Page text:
Big changes in the way people shop will have a major effect on how consumers splash their cash in 2016. So how will consumers spend their money?
How will people spend their money in 2016? If last year offers any clues people will be sinking more craft ales, puffing on more e-cigarettes and subscribing to more music streaming services – all of which were items added to the Office of National Statistics’ Consumer Price Inflation typical ‘basket of goods’.
Consumers have been slurping far fewer yoghurt drinks, munching less often on frozen pizzas and shouting at fewer sat navs – items that were ejected from the basket owing to their declining popularity.
In some cases, the basket simply reflects the latest fads and fashions – how else can one explain the addition last year of the humble sweet potato? But in other cases it points to a fundamental shift in the way people shop. Sat navs, for instance, are almost obsolete because of smartphone apps that fulfil the same function at a fraction of the cost.
That change in particular is representative of a wider trend that shaped how people shopped in 2015 and will remain an influence over the coming 12 months.
It is of course the growth in the use of mobile devices for all sorts of things, including shopping. “We all know that the growth of mobile device use for shopping has shot up massively in a short space of time, but 2015 was notable for increasing confidence in using these devices,” says Andy Mulcahy, editor at IMRG, the online retail association. “For the period January to October conversion rates on smartphones were up 23% year on year, while conversion rates on tablets were up 17% year on year over the same period.”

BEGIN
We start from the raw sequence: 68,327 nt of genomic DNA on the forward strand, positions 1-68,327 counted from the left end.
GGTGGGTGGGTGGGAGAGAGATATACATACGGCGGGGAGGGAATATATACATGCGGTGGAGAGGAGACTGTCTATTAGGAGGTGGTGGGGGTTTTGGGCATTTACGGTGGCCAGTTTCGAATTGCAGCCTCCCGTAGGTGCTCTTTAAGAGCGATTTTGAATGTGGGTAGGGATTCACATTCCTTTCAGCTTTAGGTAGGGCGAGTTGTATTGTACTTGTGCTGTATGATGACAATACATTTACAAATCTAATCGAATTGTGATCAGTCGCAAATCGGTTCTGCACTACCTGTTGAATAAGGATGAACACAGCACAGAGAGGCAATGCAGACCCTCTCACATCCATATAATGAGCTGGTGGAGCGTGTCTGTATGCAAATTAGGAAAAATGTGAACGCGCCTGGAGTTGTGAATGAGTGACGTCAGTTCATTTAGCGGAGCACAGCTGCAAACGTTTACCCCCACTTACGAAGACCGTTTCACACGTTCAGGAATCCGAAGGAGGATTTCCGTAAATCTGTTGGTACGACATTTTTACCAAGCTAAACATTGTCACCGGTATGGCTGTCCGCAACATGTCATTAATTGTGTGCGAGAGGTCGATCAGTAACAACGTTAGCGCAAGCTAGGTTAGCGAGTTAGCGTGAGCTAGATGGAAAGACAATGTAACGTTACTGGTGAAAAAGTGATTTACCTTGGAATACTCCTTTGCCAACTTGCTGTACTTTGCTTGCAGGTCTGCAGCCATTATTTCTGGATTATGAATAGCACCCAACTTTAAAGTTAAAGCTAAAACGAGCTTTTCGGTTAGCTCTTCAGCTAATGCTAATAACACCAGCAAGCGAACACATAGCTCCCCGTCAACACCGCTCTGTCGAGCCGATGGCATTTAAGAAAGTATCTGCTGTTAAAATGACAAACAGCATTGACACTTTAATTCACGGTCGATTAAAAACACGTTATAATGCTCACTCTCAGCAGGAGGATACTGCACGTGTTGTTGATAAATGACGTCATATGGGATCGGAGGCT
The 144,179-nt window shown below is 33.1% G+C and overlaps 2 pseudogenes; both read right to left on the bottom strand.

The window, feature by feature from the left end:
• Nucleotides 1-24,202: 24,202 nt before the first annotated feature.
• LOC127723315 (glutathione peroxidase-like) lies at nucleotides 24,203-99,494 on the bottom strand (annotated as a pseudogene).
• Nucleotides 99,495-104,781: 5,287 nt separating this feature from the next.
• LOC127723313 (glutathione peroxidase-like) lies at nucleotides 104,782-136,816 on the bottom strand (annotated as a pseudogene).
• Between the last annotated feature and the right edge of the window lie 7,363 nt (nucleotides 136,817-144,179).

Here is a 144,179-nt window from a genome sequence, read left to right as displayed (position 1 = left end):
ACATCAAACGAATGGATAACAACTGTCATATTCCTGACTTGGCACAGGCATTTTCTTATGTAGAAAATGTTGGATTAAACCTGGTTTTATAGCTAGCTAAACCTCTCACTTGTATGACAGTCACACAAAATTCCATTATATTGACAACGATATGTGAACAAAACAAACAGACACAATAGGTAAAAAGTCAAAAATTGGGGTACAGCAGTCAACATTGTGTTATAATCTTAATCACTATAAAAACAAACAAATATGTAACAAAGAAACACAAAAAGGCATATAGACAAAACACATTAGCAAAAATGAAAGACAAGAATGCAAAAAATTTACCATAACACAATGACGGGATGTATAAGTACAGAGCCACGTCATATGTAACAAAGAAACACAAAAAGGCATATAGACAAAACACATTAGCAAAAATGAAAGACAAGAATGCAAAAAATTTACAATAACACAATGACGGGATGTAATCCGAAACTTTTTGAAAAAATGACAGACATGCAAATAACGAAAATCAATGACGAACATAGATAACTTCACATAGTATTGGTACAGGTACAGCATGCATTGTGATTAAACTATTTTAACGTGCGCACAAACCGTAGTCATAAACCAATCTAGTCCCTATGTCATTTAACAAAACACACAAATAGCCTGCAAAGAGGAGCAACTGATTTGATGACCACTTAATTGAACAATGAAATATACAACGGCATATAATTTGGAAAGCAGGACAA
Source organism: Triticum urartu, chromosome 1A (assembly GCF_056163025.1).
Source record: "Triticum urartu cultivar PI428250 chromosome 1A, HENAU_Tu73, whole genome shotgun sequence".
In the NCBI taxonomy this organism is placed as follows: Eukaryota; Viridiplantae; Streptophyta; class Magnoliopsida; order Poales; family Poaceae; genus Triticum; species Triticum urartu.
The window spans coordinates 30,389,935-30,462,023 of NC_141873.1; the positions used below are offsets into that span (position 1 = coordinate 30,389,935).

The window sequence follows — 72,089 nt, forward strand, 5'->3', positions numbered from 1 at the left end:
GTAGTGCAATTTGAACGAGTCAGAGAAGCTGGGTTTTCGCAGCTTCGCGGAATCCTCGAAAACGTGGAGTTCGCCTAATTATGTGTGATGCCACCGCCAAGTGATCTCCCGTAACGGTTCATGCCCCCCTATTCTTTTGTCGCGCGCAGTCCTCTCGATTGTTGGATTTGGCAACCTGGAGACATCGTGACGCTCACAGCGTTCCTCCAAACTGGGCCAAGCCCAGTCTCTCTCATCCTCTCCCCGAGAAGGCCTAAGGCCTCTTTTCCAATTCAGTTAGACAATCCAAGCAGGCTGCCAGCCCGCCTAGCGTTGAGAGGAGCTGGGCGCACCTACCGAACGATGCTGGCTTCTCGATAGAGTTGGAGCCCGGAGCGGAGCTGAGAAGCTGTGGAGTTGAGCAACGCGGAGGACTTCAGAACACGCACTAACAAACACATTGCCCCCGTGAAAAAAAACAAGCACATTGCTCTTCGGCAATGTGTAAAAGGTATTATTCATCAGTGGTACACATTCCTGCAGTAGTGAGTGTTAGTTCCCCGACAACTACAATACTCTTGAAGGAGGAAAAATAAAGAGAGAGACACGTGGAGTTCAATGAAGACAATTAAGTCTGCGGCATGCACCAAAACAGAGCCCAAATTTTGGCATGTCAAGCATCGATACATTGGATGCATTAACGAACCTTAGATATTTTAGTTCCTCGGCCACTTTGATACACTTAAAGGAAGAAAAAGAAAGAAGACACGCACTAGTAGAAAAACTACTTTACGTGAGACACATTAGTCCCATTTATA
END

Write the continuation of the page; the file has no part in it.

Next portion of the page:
This evolution of mobile devices from predominantly research tools to important transactional channels in such a short space of time has huge implications for retailers.
We would expect to see more growth for retailers where omnichannel delivery excels
Phil Dorrell, Retail Remedy.
“Those prepared to rethink their touchpoints afresh are most likely to tap into the real potential, whereas those trying to adapt existing systems to cope with the growth of m-commerce will struggle to offer the ‘connected’ world that shoppers are expecting,” says Danielle Pinnington, founder and owner of shopper research agency Shoppercentric.
While predicting continued growth in mobile and online sales is the safest bet, anticipating where that spend might land is a tougher task.
“Pure-play retailers will see steady growth but we would expect to see more growth for retailers where omnichannel delivery excels, and customer service and brand play a more significant role,” says Phil Dorrell, partner at consultancy Retail Remedy.
In-store technology – the rise of the shop bot
Every year, advances in technology change the way people shop and 2016 will be no exception. One example is the gradual shift away from direct human interaction in the physical retail environment. Experts believe that automation will continue to play a more central role in stores.
“The technology now exists to offer shopping without a staffed checkout, including paying by phone,” says James Walton, IGD’s chief economist. “Some supermarkets are already experimenting with stores that have no human checkout.”